A multistep analysis of RNAs that interact with A2BP1 pointed to the known tumor-suppressor TPM1 as a key gene in mediating A2BP1's differentiation and cancer-blocking activity.
TPM1 proteins come in two forms, one found to have much higher cancer-blocking activity than the other. Splicing of TPM1 by A2BP1 increased levels of the version greater tumor-suppressing activity. Subsequent experiments showed that this version of TPM1 protein significantly reduced glioblastoma formation, invasion and migration in cell cultures and stymied tumor formation in mice.A GBM-suppressing chain of events
Some therapies, mainly in blood malignancies, work by forcing immature cells to differentiate. There's been some hope that differentiation therapy might work on glioblastoma, but Hu notes that it's likely to be less effective if the cell's differentiation machinery is missing.
Their research could lead to biomarkers that indicate whether differentiation therapy will work against a given tumor. A combination of drugs that block stemness pathways and activate Myt1L-A2PB1 differentiation might provide an effective treatment for GBM, the authors noted.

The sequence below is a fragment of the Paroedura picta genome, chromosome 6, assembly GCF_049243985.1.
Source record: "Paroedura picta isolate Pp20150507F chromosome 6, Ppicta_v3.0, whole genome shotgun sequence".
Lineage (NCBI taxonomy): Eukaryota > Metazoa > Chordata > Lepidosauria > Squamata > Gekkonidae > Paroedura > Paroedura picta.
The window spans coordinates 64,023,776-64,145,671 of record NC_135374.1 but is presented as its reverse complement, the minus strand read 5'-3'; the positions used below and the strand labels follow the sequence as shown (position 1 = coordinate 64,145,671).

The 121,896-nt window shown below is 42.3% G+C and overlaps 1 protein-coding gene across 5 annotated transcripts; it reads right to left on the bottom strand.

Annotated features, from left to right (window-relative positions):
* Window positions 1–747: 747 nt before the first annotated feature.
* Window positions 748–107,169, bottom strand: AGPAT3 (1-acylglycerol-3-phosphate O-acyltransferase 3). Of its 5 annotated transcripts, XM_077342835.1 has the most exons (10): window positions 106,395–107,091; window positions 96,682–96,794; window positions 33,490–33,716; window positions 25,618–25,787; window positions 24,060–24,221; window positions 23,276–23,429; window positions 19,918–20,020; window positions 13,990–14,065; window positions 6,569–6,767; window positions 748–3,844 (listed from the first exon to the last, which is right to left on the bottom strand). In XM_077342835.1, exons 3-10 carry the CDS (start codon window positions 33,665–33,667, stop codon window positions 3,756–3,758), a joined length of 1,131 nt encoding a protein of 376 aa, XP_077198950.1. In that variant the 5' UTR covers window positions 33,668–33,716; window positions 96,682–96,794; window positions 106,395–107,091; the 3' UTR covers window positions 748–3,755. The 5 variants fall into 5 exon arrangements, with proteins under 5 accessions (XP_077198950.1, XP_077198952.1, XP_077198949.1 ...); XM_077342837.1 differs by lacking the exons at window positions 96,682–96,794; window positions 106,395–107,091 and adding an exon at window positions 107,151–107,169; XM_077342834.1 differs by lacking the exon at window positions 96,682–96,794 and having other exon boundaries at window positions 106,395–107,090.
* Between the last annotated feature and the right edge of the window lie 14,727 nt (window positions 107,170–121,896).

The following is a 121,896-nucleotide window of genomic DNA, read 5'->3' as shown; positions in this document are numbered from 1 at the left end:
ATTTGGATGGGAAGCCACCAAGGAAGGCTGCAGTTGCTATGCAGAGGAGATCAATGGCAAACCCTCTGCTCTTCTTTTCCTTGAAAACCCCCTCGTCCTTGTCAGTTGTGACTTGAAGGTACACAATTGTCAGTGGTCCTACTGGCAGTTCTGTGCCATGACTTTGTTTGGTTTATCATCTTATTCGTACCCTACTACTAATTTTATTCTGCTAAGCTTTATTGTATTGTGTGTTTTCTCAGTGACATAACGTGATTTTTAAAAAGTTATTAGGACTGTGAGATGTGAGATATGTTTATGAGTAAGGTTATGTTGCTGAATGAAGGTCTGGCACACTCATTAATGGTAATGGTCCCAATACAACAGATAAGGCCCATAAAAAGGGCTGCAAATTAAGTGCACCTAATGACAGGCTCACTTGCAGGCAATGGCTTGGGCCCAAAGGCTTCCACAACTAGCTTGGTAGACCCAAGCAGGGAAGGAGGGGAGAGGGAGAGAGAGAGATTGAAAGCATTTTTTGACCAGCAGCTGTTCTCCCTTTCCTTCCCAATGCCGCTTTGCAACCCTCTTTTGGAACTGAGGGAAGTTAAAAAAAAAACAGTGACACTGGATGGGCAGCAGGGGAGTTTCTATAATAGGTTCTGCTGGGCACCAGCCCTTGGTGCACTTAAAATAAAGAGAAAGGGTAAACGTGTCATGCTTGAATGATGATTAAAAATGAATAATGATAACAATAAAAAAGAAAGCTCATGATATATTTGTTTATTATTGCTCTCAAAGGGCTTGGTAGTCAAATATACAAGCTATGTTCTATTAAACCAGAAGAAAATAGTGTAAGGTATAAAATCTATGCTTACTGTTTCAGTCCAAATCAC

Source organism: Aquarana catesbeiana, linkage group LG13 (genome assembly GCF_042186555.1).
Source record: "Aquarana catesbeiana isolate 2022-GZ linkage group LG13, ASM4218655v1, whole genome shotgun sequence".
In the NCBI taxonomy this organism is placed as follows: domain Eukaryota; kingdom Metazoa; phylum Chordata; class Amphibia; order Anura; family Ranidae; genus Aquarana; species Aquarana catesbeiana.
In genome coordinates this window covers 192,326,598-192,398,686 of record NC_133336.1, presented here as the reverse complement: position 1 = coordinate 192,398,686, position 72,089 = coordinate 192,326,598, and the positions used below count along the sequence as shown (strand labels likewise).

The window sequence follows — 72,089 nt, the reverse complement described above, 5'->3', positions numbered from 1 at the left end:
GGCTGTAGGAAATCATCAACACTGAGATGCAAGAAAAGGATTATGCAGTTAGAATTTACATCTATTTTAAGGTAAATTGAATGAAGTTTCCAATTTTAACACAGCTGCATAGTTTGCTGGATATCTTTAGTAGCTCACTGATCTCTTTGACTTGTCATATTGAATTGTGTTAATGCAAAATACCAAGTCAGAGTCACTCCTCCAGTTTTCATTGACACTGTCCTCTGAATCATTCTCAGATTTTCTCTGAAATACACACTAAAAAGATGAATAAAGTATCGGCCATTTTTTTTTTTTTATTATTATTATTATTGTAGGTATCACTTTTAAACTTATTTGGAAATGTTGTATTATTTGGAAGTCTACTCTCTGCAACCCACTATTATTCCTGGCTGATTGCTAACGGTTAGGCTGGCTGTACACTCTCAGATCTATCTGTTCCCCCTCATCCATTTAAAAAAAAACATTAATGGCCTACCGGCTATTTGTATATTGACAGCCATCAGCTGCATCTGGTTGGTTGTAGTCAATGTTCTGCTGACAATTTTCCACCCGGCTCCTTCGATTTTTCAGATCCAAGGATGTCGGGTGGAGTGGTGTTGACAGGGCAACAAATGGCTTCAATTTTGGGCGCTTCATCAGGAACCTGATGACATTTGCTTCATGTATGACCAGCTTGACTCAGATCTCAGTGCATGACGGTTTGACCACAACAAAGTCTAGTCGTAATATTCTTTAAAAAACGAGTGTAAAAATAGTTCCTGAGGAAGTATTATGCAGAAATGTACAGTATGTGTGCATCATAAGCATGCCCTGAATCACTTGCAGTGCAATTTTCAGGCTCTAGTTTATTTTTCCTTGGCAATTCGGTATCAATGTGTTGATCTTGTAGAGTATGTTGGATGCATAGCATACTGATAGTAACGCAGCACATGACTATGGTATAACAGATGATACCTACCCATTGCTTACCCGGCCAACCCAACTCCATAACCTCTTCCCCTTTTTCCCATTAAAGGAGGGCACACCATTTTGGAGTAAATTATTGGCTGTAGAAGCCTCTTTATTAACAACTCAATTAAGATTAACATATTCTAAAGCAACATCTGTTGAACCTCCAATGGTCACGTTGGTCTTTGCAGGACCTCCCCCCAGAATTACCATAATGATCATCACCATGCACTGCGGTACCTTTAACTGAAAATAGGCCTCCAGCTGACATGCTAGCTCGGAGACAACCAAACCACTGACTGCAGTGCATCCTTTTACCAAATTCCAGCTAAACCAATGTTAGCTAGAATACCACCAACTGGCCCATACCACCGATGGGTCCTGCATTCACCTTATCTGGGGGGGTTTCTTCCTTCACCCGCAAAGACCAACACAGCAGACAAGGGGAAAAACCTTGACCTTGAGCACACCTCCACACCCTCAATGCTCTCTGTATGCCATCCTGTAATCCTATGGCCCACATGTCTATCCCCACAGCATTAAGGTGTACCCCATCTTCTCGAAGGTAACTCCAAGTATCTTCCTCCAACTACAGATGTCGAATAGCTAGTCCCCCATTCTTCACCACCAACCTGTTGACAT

Other co-authors are Allen Ho, Liang Yuan, Baoli Hu, Ph.D., Sujun Hua, Ph.D., Soyoon Sarah Hwang and Yaoqui Alan Wang, Ph.D., of both Cancer Biology and Genomic Medicine; Jianhua Zhang, Ph.D., of Genomic Medicine and the Institute of Applied Cancer Science; Lynda Chin, M.D., Genomic Medicine; Boyi Gan, Ph.D., of Experimental Radiation Oncology; Tianyi Hu of Trinity College of Arts and Sciences at Duke University; Hongwu Zheng, Ph.D., of Cold Spring Harbor Laboratory in New York, and Gongxiong Wu, M.D., of Joslin Diabetes Center, Harvard Medical School.